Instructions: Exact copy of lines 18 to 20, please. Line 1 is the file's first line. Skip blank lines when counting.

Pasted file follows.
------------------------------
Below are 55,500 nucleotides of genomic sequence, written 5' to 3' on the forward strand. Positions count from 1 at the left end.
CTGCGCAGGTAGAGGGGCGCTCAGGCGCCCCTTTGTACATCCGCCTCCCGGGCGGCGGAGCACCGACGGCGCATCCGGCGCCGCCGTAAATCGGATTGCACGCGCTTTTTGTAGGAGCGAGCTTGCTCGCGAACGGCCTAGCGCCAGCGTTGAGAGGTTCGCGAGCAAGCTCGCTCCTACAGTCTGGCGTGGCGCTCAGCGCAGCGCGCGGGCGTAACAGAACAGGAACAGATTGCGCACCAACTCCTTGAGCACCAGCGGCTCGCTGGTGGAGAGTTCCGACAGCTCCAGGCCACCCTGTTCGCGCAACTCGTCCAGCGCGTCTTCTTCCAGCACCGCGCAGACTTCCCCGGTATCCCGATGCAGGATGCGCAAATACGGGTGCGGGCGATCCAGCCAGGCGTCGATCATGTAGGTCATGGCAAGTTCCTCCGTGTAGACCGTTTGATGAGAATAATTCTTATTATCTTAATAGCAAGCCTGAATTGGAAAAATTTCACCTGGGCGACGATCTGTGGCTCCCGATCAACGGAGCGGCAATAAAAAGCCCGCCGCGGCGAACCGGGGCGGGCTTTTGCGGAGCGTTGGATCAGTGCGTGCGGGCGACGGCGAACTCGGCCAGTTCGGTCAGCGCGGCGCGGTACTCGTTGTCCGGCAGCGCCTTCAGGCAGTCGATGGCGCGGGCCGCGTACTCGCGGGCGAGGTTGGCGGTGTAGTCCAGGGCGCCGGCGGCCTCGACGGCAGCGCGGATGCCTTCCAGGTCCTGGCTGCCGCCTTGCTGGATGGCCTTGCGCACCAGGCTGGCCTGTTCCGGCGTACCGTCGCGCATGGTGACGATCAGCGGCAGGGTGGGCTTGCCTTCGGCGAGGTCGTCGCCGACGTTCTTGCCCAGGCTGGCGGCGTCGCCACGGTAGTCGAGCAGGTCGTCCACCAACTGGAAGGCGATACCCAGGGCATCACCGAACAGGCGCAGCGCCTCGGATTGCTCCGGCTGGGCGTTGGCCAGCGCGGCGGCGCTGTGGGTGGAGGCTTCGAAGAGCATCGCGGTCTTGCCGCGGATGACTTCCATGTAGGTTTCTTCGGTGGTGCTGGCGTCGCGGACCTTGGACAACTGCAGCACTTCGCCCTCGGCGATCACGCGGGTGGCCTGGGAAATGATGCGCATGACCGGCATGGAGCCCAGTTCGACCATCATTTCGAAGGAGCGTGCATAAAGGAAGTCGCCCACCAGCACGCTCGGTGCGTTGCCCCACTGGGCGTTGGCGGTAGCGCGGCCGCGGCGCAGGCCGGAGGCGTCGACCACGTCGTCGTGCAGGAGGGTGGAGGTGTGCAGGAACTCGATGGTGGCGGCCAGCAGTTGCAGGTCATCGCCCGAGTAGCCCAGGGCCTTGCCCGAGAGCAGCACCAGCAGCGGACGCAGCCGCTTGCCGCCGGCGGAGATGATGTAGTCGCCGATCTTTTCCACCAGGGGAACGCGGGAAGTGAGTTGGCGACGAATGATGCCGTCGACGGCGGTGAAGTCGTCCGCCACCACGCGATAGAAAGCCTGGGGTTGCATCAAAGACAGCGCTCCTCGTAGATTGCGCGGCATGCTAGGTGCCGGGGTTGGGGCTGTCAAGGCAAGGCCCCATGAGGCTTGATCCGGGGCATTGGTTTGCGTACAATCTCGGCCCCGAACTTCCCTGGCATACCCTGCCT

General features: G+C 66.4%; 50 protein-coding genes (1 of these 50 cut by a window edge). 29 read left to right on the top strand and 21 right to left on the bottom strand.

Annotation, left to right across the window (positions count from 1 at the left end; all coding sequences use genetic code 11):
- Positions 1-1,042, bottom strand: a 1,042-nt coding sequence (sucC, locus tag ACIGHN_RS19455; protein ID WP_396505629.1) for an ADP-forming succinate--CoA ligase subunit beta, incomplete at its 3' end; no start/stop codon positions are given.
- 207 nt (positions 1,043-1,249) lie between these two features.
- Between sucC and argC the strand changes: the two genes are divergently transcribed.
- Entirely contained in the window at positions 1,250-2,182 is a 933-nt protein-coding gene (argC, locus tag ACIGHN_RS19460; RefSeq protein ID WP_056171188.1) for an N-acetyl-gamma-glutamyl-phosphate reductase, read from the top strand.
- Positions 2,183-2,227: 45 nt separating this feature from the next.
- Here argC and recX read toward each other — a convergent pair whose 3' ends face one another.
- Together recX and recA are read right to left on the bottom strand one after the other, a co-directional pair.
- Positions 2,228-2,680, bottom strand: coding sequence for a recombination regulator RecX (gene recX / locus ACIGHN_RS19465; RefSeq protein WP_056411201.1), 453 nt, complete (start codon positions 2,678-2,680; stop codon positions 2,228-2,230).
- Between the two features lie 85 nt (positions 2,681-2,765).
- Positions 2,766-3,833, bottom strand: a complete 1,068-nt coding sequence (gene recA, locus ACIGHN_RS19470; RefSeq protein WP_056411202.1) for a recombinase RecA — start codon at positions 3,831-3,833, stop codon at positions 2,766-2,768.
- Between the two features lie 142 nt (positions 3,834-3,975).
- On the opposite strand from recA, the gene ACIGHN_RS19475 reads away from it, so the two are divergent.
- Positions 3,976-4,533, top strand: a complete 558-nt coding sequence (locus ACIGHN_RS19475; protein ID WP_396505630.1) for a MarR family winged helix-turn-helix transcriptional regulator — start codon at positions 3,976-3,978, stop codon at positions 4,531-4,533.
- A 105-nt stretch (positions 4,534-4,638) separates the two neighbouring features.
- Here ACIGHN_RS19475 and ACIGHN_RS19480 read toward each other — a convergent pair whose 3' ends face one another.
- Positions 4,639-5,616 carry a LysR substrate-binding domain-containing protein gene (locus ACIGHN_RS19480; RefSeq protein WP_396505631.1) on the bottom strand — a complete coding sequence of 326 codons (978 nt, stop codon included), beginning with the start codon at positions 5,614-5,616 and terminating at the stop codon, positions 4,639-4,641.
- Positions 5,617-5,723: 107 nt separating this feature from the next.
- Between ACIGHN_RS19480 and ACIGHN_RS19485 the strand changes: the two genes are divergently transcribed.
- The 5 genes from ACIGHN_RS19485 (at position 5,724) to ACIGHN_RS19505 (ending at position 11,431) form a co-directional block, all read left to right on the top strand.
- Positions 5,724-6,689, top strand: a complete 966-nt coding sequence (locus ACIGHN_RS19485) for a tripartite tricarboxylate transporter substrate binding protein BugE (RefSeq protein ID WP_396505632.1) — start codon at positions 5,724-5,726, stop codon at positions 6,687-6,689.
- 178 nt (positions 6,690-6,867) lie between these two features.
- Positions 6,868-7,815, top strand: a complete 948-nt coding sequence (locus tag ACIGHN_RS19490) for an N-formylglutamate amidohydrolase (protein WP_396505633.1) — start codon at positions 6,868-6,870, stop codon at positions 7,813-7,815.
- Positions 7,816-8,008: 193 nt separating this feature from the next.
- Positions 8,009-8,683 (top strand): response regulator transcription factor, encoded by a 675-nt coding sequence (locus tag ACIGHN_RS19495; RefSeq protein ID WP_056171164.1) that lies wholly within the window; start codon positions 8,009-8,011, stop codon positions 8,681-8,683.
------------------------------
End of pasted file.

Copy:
- A 105-nt stretch (positions 4,534-4,638) separates the two neighbouring features.
- Here ACIGHN_RS19475 and ACIGHN_RS19480 read toward each other — a convergent pair whose 3' ends face one another.
- Positions 4,639-5,616 carry a LysR substrate-binding domain-containing protein gene (locus ACIGHN_RS19480; RefSeq protein WP_396505631.1) on the bottom strand — a complete coding sequence of 326 codons (978 nt, stop codon included), beginning with the start codon at positions 5,614-5,616 and terminating at the stop codon, positions 4,639-4,641.